O Assyrian "Ho to the Assyrian" - Here begins a new and distinct prophecy, continued to the end of the twelfth chapter: and it appears from Isaiah 10:9-11; of this chapter, that this prophecy was delivered after the taking of Samaria by Shalmaneser; which was in the sixth year of the reign of Hezekiah: and as the former part of it foretells the invasion of Sennacherib, and the destruction of his army, which makes the whole subject of this chapter it must have been delivered before the fourteenth of the same reign.
The staff in their hand "The staff in whose hand" - The word הוא hu, the staff itself, in this place seems to embarrass the sentence. I omit it on the authority of the Alexandrine copy of the Septuagint: nine MSS., (two ancient), and one of my own, ancient, for הוא ומטה umatter hu, read מטהו mattehu, his staff. Archbishop Secker was not satisfied with the present reading. He proposes another method of clearing up the sense, by reading ביום beyom, in the day, instead of בידם beyadam, in their hand: "And he is a staff in the day of mine indignation."
O Assyrian - The word הוי hôy is commonly used to denounce wrath, or to indicate approaching calamity; as an interjection of threatening; Isaiah 1:4. ‹Wo sinful nation;‘ Isaiah 10:8, Isaiah 10:11, Isaiah 10:18, Isaiah 10:20-21; Jeremiah 48:1; Ezekiel 13:2. The Vulgate so understands it here: Vae Assur; and the Septuagint, Οὐαι Ἀσσυρίοις Ouai Assuriois - ‹Woe to the Assyrians.‘ So the Chaldee and the Syriac. It is not then a simple address to the Assyrian; but a form denouncing wrath on the invader. Yet it was not so much designed to intimidate and appal the Assyrian himself as to comfort the Jews with the assurance that calamity should overtake him. The ‹Assyrian‘ referred to here was the king of Assyria - Sennacherib, who was leading an army to invade the land of Judea.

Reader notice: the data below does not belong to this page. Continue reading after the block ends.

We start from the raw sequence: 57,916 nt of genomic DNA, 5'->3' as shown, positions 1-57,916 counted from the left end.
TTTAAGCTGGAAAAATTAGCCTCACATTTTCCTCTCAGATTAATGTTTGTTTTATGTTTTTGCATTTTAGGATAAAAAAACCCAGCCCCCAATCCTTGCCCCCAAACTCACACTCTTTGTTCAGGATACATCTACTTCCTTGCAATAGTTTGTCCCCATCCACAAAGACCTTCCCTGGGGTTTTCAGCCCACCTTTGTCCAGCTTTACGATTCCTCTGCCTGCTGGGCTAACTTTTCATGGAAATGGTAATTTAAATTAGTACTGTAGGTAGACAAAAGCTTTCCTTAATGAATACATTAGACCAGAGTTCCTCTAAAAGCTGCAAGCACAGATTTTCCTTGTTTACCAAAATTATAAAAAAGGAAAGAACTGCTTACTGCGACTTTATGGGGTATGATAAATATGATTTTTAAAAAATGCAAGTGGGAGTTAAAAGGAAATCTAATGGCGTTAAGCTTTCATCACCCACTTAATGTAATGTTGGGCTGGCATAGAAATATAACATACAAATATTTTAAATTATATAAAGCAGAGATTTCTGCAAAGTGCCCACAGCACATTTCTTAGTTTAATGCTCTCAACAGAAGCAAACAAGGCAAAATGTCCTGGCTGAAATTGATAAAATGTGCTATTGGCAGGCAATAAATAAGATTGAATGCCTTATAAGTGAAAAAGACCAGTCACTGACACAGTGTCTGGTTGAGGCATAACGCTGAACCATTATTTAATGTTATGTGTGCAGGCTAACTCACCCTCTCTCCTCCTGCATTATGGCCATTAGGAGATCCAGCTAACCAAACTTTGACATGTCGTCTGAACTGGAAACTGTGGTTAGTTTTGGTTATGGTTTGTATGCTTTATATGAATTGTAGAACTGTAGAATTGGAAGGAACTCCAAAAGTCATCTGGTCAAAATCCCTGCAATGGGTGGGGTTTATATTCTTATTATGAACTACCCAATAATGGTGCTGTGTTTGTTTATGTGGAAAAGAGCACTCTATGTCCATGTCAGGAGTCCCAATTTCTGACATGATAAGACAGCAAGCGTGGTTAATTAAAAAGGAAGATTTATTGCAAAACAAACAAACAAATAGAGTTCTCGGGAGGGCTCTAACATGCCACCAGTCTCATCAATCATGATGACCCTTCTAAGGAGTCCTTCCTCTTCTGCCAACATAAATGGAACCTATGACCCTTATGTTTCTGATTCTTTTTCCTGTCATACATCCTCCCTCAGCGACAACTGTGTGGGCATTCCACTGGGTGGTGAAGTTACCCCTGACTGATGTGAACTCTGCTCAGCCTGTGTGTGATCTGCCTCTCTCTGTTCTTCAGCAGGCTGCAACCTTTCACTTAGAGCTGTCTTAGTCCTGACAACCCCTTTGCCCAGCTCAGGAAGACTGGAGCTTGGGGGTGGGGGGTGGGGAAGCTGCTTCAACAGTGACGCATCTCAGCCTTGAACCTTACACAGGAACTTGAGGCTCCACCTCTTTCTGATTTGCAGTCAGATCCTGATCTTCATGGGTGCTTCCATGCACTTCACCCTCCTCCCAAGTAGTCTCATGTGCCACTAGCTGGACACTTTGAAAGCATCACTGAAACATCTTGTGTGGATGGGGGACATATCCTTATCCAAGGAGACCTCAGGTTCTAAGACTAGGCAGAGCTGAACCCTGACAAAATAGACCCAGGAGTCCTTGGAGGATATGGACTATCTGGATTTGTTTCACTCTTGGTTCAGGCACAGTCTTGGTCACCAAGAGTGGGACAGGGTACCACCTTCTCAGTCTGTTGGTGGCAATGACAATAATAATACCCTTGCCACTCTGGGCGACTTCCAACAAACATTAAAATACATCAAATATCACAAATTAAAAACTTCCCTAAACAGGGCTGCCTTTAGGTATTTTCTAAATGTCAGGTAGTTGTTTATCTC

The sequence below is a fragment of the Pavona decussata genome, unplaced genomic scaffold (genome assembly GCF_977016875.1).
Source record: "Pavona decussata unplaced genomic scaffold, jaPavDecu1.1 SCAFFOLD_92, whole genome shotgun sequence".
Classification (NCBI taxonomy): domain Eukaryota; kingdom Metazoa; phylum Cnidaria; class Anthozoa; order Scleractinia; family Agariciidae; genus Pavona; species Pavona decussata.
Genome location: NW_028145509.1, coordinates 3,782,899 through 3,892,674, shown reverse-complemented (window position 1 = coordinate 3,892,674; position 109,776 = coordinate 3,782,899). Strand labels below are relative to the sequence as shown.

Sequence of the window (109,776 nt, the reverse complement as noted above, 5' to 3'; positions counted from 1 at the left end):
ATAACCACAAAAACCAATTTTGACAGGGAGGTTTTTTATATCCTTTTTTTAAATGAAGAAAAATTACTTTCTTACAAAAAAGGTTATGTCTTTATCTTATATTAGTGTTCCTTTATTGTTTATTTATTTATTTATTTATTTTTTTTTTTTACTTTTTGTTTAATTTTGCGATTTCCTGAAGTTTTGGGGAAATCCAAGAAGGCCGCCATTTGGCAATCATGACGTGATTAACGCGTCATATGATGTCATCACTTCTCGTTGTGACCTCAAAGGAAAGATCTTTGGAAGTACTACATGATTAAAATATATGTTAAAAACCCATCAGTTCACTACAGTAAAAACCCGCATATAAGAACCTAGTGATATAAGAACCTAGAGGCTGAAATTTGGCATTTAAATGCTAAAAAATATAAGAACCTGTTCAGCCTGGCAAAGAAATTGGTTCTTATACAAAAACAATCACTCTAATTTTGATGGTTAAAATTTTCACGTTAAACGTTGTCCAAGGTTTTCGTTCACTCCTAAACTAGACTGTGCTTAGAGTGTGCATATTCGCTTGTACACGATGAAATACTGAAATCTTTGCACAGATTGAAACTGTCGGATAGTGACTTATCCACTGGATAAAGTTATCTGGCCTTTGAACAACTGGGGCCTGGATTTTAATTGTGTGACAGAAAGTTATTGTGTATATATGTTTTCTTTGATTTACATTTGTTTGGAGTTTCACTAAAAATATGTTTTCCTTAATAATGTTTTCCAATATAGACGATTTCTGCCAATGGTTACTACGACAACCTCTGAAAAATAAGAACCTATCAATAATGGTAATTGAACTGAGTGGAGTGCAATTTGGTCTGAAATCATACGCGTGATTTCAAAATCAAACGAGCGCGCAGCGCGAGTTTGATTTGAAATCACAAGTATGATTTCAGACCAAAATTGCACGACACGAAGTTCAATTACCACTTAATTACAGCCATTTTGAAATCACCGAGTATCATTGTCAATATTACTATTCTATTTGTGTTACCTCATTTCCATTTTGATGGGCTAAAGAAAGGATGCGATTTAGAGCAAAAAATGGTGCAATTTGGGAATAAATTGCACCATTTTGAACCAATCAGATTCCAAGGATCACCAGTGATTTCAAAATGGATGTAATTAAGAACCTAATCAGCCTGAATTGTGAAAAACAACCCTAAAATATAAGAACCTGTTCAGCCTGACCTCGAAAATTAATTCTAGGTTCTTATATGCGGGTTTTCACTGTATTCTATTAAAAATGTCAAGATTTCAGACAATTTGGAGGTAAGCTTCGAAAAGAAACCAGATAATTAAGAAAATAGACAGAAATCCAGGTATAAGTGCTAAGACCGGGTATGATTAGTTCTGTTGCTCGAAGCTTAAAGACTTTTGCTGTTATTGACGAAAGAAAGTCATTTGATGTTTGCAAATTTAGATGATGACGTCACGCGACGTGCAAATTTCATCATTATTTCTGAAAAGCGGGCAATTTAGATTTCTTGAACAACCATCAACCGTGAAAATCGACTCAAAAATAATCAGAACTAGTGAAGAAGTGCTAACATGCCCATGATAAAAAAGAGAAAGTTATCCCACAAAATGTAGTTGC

The rod of mine anger - That is, the rod, or instrument, by which I will inflict punishment on a guilty nation. The Hebrew would bear the interpretation that the Assyrian was, an object against which God was angry; but the former is evidently the sense of the passage, as denoting that the Assyrian was the agent by which he would express his anger against a guilty people. Woe might be denounced against him for his wicked intention, at the same time that God might design to make use of his plans to punish the sins of his own people. The word “anger” here, refers to the indignation of God against the sins of the Jewish people.
In their hand - There has been considerable variety in the interpretation of this passage. Lowth and Noyes read it, ‹The staff in whose hand is the instrument of my indignation.‘ This interpretation Lowth adopts, by omitting the word הוא hû' on the authority of the Alexandrine copy of the Septuagint, and five manuscripts, two of them ancient. Jerome reads it, ‹Wo to the Assyrian! He is the staff and the rod of my fury; in their hand is my indignation.‘ So Forerius, Ludovicus, de Dieu, Cocceius, and others. Vitringa reads it, ‹And in the hands of those who are my rod is my indignation.‘ Schmidius and Rosenmuller, ‹And the rod which is in their hands, is the rod of mine indignation.‘ There is no necessity for any change in the text. The Hebrew, literally, is, ‹Wo to the Assyrian! Rod of my anger! And he is the staff. In their hands is my indignation.‘ The sense is sufficiently clear, that the Assyrian was appointed to inflict punishmerit on a rebellious people, as the instrument of God. The Chaldee renders it, ‹Wo to the Assyrian! The dominion (power, ruler) of my fury, and the angel sent from my face, against them, for a malediction. Septuagint, ‹And wrath in their hands.‘